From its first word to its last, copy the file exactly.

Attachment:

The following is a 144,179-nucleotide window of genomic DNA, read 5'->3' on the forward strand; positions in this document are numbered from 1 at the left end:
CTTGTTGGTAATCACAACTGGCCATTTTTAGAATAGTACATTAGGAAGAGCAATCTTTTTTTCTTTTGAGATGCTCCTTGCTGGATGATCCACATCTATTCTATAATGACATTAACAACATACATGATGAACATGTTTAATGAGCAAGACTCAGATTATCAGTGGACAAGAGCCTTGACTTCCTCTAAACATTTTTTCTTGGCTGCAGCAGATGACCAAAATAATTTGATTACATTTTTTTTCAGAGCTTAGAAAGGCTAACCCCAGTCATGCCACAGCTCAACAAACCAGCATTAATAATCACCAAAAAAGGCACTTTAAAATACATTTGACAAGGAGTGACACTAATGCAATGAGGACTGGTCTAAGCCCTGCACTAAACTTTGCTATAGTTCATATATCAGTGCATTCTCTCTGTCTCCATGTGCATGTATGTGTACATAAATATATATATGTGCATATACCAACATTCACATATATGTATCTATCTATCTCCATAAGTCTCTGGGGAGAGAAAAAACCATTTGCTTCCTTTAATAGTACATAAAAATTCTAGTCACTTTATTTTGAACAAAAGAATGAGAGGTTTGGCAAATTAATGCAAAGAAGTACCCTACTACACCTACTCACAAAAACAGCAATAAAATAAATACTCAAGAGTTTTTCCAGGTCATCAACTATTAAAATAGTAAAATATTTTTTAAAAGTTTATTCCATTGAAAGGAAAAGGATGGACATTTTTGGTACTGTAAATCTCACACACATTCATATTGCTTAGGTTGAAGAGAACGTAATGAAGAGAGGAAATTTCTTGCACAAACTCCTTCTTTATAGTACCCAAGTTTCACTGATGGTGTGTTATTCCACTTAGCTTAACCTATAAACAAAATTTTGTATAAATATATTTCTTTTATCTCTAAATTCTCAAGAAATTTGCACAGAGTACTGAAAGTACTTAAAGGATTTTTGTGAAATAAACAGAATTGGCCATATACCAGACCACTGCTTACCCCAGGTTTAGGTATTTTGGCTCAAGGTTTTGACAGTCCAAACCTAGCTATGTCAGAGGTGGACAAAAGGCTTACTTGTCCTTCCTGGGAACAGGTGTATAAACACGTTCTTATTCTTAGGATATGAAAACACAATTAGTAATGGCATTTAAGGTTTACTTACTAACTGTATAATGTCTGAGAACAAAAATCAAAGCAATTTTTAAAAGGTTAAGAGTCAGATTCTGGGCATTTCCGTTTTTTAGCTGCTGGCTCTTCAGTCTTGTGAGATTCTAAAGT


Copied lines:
The following is a 144,179-nucleotide window of genomic DNA, read 5'->3' on the forward strand; positions in this document are numbered from 1 at the left end:
CTTGTTGGTAATCACAACTGGCCATTTTTAGAATAGTACATTAGGAAGAGCAATCTTTTTTTCTTTTGAGATGCTCCTTGCTGGATGATCCACATCTATTCTATAATGACATTAACAACATACATGATGAACATGTTTAATGAGCAAGACTCAGATTATCAGTGGACAAGAGCCTTGACTTCCTCTAAACATTTTTTCTTGGCTGCAGCAGATGACCAAAATAATTTGATTACATTTTTTTTCAGAGCTTAGAAAGGCTAACCCCAGTCATGCCACAGCTCAACAAACCAGCATTAATAATCACCAAAAAAGGCACTTTAAAATACATTTGACAAGGAGTGACACTAATGCAATGAGGACTGGTCTAAGCCCTGCACTAAACTTTGCTATAGTTCATATATCAGTGCATTCTCTCTGTCTCCATGTGCATGTATGTGTACATAAATATATATATGTGCATATACCAACATTCACATATATGTATCTATCTATCTCCATAAGTCTCTGGGGAGAGAAAAAACCATTTGCTTCCTTTAATAGTACATAAAAATTCTAGTCACTTTATTTTGAACAAAAGAATGAGAGGTTTGGCAAATTAATGCAAAGAAGTACCCTACTACACCTACTCACAAAAACAGCAATAAAATAAATACTCAAGAGTTTTTCCAGGTCATCAACTATTAAAATAGTAAAATATTTTTTAAAAGTTTATTCCATTGAAAGGAAAAGGATGGACATTTTTGGTACTGTAAATCTCACACACATTCATATTGCTTAGGTTGAAGAGAACGTAATGAAGAGAGGAAATTTCTTGCACAAACTCCTTCTTTATAGTACCCAAGTTTCACTGATGGTGTGTTATTCCACTTAGCTTAACCTATAAACAAAATTTTGTATAAATATATTTCTTTTATCTCTAAATTCTCAAGAAATTTGCACAGAGTACTGAAAGTACTTAAAGGATTTTTGTGAAATAAACAGAATTGGCCATATACCAGACCACTGCTTACCCCAGGTTTAGGTATTTTGGCTCAAGGTTTTGACAGTCCAAACCTAGCTATGTCAGAGGTGGACAAAAGGCTTACTTGTCCTTCCTGGGAACAGGTGTATAAACACGTTCTTATTCTTAGGATATGAAAACACAATTAGTAATGGCATTTAAGGTTTACTTACTAACTGTATAATGTCTGAGAACAAAAATCAAAGCAATTTTTAAAAGGTTAAGAGTCAGATTCTGGGCATTTCCGTTTTTTAGCTGCTGGCTCTTCAGTCTTGTGAGATTCTAAAGT